Glucosamine and chondroitin supplements can and do improve joint health, based on horse research, but there are two things to consider. First, in most cases, the doses or volumes used of the two ingredients do not equate to those provided in traditional supplements. This would imply that failure for some horses to respond may be simply due to under-dosing, as compared to research. Second, there is the question of bioavailability in the horse and impact on clinical results. In one study, using 10 grams of glucosamine (20 mg/kg) in adult horses, there was a failure to achieve clinically relevant serum and synovial fluid levels to modify chondrocyte (cartilage) health and activities. It was theorized that if improvements were noted, likely these were due to the glucosamine impact on the intestinal lining, liver, or kidney health. (1) Many horses do appear to benefit from Glucosamine supplements, but if you choose this route, keep in mind that in research, the average supplemented daily dose is between 10-15 grams, and bioavailability is questioned. I, personally, have not received great results with glucosamine usage in my equine patients, either as a preventative therapy or treatment in joint conditions.
Polysulfated Glycosaminoglycans (PSGAGs) are another route chosen for joint health and preventative health in the horse. These supplements generally come in the form of injections, usually given intra-muscularly in the horse at set intervals. These therapy options can benefit many horses, but the timing of the injections, and the stage of joint degeneration present at the time, can dictate the results. In one study, the use of 500 mg of PSGAG injected every 4 days for 7 treatments was determined to be more efficacious at reducing carpal pain and lameness, as compared to the control group.(2) In my personal veterinary experience, PSGAGs do offer hope in regards to joint health from a preventive point of view, but are rarely used for that purpose. More so, this therapy option is often chosen once joint degeneration is present, and thus the clinical outcomes are highly variable and often at a very high price for the owner.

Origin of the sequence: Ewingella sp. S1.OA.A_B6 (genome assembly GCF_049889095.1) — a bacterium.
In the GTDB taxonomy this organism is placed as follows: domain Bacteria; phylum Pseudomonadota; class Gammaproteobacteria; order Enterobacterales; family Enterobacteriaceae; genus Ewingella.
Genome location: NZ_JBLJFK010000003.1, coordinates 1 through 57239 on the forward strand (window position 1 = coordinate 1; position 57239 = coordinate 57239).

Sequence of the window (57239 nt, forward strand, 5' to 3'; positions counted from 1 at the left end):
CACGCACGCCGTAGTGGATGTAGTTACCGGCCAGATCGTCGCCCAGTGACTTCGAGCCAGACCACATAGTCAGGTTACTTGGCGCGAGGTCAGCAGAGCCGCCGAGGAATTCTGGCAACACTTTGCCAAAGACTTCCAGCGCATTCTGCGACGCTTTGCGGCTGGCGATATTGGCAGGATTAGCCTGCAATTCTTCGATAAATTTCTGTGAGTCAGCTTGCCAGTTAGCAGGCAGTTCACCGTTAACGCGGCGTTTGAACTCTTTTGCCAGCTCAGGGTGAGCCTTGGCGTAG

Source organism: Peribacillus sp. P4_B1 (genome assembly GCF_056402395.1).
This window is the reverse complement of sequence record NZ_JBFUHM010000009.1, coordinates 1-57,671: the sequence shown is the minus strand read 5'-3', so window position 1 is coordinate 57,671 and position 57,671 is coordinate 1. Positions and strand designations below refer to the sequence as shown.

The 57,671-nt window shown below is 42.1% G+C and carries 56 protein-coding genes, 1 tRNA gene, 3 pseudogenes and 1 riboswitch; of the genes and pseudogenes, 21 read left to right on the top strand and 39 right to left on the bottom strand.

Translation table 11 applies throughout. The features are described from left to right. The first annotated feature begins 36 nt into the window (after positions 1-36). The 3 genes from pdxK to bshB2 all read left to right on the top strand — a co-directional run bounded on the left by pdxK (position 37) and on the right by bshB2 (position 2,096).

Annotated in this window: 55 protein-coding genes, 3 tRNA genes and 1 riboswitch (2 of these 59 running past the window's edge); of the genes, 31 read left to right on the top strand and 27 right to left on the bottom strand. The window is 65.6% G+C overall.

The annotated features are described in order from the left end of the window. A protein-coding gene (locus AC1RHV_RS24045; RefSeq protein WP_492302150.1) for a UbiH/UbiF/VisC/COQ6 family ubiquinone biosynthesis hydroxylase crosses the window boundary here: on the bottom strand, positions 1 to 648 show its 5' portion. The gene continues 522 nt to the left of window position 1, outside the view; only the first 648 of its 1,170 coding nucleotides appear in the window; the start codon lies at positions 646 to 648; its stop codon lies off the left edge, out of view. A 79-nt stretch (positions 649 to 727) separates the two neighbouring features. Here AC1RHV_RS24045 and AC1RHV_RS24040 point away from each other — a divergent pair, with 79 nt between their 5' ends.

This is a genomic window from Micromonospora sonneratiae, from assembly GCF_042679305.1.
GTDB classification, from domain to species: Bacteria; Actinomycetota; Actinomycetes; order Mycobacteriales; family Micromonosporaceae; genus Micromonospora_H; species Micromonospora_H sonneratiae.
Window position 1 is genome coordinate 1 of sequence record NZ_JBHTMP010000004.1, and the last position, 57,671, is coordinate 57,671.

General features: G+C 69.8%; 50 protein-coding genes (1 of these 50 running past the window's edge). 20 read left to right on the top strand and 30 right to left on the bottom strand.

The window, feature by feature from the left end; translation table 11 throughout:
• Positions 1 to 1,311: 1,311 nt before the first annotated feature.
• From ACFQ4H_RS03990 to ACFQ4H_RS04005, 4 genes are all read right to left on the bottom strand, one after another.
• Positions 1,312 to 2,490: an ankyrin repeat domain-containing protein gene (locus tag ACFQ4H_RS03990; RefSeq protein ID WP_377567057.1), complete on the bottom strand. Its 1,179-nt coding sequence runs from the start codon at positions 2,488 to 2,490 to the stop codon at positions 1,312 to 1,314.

Collagen is becoming a high priority ingredient for myself, not just for maintaining joint health in the horse, but also helping to control conditions once they are evident. Type I collagen has been shown to be chondroprotective and demonstrate anti-inflammatory properties in a clinical study of post-traumatic osteoarthritis.(3) In another study using Standardbred horses, administration of 90 grams of hydrolyzed collagen demonstrated marked improvements in inflammatory markers in a synovitis-induced model.(4) Most research in the horse, using collagen, has an average dose of around 50 grams for most models. Again, dosing is critical for some horses, while depending on the circumstances and synergism with other supplements, the dose possibly could be lowered. I, personally, have found great value in the use of Type-I collagen (Cur-OST® EQ Collamend) in our equine patients, both as a proactive approach, and one to help support joint health once it has begun to decline.
Joint Support in the Horse; My Personal Approach
Poor joint health and lameness is a very common condition seen in my equine patients. For many, the joints have already begun to show signs of deterioration on radiographs, while for a small percentage, the problem is still in the soft-tissue stage. When I personally look at these cases, the affected joint is high on my priority list, but I make sure there are not other contributors such as foot imbalance, saddle fit, or rider imbalance which may be playing a role. If these factors are present, I try my best to address them, as any improvement in those areas can help lessen the strain on the impacted joint.
Inflammation: The first area that I address in all joint cases is the inflammatory process, which is not just relating to pain or discomfort for the horse, but is really what is behind the bone and cartilage degenerative process. I do not use joint injections any longer in my patients, as for most, they had become an expensive ‘bad’ habit, providing short-term benefits but often leading to more problems down the road. Some horses simply could not be injected any longer due to scar tissue fibrosis of the joint capsule or significantly reduced joint space due to the condition progression. So, joint injections are not my friend, and thus, I have to seek other options.
As a result of seeking solutions many years ago for my equine patients with joint pain and degeneration, we began to implement herbal options adapted from human research. In our first research paper, using a curcumin blend (Cur-OST® EQ Pure), not only did the horses in the study clinically improve in the 30-day period, but joint inflammatory cytokines (PGE-2 and MMP’s) were also reduced. What was interesting in this study, was the fact that several of these horses had relied on intra-articular injections or daily usage of NSAIDs to maintain comfort. These therapies were discontinued during the course of the study and the owners did not have a need to resume them after the study.